Scots SAS expert warns war toll will rise by 400


By Michael MacLeod

ANOTHER 400 British troops will be killed in Afghanistan according to a former SAS deputy commander.

Clive Fairweather warns that by the time UK forces pull out of the country in 2014, they could have lost many more due to rising numbers of seriously wounded soldiers.

The defence analyst spoke out after Greenock solider Lance Corporal Stephen Monkhouse, 28, died along with Corporal Matthew Stenton, 23, while trying to rescue a wounded comrade.

The pair were serving in the country’s Helmand province, where UK troops will stop fighting by 2014 according to the latest statement by defence secretary Liam Fox.

By then, Mr Fairweather fears Taliban fighters will have claimed hundreds more lives.

He said: “Last week the death toll since 2001 topped the 330 mark and 400 were seriously wounded.

“It’s not unrealistic to expect up to 400 more UK deaths if present troop dispositions are maintained.”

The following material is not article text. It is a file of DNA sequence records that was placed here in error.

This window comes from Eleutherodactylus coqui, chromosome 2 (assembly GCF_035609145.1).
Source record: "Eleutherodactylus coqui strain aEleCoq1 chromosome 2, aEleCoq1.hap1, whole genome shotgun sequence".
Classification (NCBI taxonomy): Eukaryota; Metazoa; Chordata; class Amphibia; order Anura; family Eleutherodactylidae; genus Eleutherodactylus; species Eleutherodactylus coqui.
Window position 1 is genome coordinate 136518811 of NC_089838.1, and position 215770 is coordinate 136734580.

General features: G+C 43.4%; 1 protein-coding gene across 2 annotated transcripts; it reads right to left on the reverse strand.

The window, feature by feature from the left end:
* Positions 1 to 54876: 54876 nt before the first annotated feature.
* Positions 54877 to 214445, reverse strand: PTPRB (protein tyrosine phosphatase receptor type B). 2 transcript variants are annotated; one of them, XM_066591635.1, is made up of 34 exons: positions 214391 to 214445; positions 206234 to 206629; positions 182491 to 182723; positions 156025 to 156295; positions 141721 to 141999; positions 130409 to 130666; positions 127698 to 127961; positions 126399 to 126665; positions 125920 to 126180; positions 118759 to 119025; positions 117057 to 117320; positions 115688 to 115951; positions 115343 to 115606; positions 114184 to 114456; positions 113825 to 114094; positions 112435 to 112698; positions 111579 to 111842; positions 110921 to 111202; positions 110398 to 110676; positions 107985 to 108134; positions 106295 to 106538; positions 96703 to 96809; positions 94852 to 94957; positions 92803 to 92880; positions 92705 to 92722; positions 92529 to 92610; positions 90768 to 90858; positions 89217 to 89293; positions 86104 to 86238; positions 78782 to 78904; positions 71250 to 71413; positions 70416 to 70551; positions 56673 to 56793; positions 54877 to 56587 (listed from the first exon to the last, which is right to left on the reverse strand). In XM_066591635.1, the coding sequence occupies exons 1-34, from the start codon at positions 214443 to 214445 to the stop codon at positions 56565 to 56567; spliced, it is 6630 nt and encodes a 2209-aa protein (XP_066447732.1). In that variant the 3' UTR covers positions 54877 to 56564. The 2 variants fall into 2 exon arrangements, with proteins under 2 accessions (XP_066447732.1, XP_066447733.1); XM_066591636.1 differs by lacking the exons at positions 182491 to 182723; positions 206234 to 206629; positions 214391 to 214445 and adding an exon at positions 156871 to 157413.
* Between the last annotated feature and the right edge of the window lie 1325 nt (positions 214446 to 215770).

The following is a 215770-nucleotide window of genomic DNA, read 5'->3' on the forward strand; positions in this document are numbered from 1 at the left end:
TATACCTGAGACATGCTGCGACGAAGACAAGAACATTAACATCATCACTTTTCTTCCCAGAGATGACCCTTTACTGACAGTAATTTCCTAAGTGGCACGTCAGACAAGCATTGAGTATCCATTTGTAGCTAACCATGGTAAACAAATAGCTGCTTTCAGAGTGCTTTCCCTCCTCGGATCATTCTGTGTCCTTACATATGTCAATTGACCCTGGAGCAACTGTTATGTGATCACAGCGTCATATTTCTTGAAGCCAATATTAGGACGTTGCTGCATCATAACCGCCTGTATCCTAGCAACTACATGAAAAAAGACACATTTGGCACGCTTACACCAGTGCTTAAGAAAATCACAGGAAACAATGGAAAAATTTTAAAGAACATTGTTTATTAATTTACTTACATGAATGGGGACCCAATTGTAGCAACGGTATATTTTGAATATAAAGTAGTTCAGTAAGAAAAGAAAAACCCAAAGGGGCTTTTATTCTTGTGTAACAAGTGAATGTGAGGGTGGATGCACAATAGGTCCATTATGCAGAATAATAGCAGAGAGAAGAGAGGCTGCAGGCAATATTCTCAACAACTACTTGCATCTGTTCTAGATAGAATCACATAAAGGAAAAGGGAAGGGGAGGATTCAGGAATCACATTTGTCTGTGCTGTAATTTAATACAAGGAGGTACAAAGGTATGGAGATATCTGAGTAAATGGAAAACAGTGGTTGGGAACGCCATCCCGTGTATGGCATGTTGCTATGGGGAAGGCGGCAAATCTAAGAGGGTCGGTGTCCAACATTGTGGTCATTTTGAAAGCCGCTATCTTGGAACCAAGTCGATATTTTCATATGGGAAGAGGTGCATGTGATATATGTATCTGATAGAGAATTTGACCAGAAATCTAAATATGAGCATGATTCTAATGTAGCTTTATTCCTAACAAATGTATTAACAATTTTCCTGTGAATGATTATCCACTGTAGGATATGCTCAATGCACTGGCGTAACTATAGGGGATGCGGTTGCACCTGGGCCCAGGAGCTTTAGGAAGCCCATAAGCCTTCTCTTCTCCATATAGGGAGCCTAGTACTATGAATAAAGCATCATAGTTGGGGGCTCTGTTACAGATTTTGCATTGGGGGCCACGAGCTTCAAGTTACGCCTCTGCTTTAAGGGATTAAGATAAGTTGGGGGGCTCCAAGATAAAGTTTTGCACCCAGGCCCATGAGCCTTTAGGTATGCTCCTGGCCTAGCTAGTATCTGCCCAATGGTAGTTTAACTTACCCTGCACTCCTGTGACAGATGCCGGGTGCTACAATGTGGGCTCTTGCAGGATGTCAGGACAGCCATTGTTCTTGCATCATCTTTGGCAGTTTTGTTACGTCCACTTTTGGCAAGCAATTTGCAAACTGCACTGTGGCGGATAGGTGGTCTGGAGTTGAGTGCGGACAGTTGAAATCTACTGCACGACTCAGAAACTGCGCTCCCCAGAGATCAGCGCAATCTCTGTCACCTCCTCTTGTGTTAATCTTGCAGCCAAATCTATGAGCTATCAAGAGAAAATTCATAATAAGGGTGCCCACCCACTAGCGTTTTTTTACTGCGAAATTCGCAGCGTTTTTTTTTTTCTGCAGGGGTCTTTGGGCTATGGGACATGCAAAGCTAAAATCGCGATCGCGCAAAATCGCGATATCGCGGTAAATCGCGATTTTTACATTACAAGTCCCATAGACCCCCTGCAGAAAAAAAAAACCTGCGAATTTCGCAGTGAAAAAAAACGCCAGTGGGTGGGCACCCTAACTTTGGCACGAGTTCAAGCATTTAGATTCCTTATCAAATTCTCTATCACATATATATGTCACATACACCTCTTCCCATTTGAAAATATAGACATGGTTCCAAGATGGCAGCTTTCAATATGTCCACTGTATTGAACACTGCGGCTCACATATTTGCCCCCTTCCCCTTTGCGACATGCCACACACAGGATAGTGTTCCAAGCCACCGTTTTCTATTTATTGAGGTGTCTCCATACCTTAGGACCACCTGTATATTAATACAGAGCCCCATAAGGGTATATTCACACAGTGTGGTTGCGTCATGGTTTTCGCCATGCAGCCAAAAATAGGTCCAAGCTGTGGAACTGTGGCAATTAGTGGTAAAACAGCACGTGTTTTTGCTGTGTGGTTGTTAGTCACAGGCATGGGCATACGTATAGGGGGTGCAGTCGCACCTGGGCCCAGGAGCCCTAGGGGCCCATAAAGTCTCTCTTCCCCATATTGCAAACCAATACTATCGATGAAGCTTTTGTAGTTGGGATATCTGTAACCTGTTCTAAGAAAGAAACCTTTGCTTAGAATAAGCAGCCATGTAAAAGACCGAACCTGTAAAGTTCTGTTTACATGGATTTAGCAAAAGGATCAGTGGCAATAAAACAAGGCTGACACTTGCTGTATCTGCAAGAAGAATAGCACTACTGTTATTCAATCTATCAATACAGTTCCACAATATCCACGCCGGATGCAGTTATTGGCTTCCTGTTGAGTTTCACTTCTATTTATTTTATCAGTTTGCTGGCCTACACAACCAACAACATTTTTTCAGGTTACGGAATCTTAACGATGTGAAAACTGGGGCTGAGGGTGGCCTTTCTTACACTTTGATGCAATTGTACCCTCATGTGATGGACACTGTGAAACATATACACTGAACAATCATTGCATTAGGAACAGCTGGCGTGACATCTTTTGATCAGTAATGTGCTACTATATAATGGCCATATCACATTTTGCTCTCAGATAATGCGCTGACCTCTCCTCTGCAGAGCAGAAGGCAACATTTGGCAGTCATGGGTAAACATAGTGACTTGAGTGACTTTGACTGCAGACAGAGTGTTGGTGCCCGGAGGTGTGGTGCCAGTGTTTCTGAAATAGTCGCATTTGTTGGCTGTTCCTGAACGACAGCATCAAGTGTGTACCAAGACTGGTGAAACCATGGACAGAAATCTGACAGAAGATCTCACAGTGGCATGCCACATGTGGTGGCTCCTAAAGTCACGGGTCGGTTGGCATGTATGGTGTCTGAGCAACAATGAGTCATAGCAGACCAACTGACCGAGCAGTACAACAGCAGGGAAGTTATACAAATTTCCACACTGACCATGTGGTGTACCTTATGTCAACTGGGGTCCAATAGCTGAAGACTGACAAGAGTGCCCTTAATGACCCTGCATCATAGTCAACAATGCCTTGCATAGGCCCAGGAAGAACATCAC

“Appalling casualty rate”

The majority of the human tragedies during the conflict have been due to roadside improvised explosive devices.

Mr Fairweather believes casualty rates will remain the same until the timetable for withdrawal, laid out by the new UK Government, comes into force.

He said: “After nearly nine years of fighting it may take much longer to see the positive effects of the surge, by which time Britain will be starting to leave.

“By leaving Sangin, the scene of a bloody combat, we may cut down on the appalling casualty rate.

“But no matter where our troops are stationed, the Taliban will continue to plant roadside bombs.

“Indeed they may try to increase the casualty rate to show it was they who pushed us out of the country.”

Combat Stress, which treats ex-service personnel for post traumatic stress, is bracing itself for a steady stream of patients over the next decade.

The military charity, which has a treatment centre at Hollybush House in Ayr, says it needs to raise £31 million over the next three years to treat those who turn to them for help.

A spokesperson for the organisation said: “We are expecting many more casualties from Iraq and Afghanistan so we are trying to raise £31 million across the UK to fund outreach teams to see people in their own communities.

“So far we have raised £16 million and we get great support from the Scottish Government, which contributes 60 per-cent of Hollybush running costs and funded two outreach teams.”